Trouble at t’mill
If you have read the page about the origins of le Moulin de la Roche, you’ll know how excited I was to find that our mill was mentioned as one of the properties included in the donation Guy I de Laval made of his lands in Auvers in the original foundation of the prieuré d’Auvers around 1020.
You might have thought that that would be settled for the foreseeable future but intriguingly the mill kept popping up in a number of legal battles over the next few hundred years.
Not a lot was heard about the prieuré of Auvers for about a century after its foundation but in around 1190 the first known prieur was mentioned – Geoffroy de Sonnais. He enthusiastically set about laying claim to all the dues and taxes that the prieuré should be getting, as he felt many had been usurped by local seigneurs, land owners. He started by getting the current seigneur of Laval, Guy V, to restate all the assets that his ancestor had bestowed upon the prieuré at the time of its foundation then set about contesting all the missing rights.
One particularly contentious case was that of Brun d’Auvers, Chevalier and Seigneur of Souligné-sous- Champagne. Brun was the brother of Robert d’Auvers who was Seigneur of Plessis on the outskirts of the village and the two of them had a lot of power and influence in the area. Brun owned half of le Moulin de la Roche, the prieuré having been given the other half as part of its foundation.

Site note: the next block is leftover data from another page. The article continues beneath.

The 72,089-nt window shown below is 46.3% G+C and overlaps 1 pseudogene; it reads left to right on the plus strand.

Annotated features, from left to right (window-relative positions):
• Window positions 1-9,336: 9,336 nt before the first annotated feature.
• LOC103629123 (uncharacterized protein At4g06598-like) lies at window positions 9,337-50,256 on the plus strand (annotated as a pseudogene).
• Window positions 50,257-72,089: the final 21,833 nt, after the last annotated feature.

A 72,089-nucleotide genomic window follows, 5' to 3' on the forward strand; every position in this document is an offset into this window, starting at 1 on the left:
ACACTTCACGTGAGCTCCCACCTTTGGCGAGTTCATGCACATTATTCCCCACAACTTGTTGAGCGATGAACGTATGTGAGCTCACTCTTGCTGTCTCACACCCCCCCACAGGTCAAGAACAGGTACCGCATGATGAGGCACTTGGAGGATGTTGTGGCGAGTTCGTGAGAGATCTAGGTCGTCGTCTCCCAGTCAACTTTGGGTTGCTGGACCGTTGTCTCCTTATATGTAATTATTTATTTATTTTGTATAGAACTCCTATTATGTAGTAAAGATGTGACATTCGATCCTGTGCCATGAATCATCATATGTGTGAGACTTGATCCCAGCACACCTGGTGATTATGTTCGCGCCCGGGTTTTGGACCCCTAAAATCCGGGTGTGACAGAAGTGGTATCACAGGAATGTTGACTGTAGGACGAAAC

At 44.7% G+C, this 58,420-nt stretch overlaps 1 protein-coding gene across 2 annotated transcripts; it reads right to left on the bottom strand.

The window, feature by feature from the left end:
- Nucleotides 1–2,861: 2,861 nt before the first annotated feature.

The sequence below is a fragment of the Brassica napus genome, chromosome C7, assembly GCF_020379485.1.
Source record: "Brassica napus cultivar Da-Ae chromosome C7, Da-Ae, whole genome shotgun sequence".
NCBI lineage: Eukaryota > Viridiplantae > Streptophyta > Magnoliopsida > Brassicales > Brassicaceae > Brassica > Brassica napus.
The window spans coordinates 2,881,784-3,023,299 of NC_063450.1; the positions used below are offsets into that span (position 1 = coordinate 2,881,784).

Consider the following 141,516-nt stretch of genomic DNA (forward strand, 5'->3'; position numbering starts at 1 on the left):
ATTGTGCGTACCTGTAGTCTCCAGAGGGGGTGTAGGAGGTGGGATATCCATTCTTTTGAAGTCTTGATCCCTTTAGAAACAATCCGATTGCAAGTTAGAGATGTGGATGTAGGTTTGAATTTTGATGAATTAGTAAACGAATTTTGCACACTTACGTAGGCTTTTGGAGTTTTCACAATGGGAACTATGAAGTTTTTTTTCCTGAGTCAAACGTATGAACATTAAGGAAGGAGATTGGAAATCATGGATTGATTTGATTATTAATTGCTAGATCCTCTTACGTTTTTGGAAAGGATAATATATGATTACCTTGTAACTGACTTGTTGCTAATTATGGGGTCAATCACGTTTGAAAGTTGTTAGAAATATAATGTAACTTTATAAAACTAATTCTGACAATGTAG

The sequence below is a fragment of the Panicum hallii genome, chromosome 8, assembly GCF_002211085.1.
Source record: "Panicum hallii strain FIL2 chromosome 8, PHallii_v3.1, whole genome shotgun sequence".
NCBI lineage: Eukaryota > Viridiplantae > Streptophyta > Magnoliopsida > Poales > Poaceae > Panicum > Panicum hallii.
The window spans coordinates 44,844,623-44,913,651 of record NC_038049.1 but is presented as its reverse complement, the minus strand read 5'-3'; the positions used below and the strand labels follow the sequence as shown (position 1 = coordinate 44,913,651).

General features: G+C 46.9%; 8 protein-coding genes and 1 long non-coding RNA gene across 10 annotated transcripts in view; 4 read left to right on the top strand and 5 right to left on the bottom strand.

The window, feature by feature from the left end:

The prieur, Geoffroye de Sonnais had had another water mill built on the path to his lake near the centre of Auvers for the villagers to use; le Moulin de l’Etang. Brun d’Auvers felt this was unfair competition and had his son, Gervais, burn down le Moulin de l’Etang. Geoffroy de Sonnais charged Brun and Gervais with the crime of setting fire to church property and the case went before the Bishop of Le Mans. After many hearings ( Geoffroy was already fighting Brun in the courts over Brun’s insistence that he should be able to deliver justice, and receive the taxes and fines from the outcomes in Auvers) Bishop Hamelin set up a commission of enquiry of worthy church archdeacons who were tasked with looking into the matter and coming up with a solution. Hamelin then delivered his sentence.
Brun d’Auvers was to surrender one fifth of le Moulin de la Roche to the prieuré and in return he would receive one fifth of le Moulin de l’Etang (which was presumably not worth much as he had just burnt it down!). The flour due to each mill owner, after the millers’ shares had been deducted, would be locked in a chest with two keys and divided into two equal halves. Everyone would be free to choose which mill they used. (Normally, under the seigneurial right of banalité the mill owner had the right to force all the inhabitants of his lands to use his mill, his oven, his wine press – and pay a tax to do so).
In 1235 Robert de Breuil, heir to Gervais d’Auvers’ estate, sold half of le Moulin de la Roche and a fifth of le Moulin de l‘Etang to the Abbey of Bellebranche, a Cistercian abbey about 5km from le Moulin de la Roche.
In 1246 a charter signed by Maurice de Craon, Seigneur of Sablé and Sénéchal of Anjou, confirmed a transaction between the monks of Bellebranche and Robert d’Auvers regarding le Moulin de la Roche-sur-Erve (Rocha super Arvam in latin) in Auvers, which Roberto de Brolio, Robert de Breuil, had given to the abbey and which Robert d’Auvers now wanted back.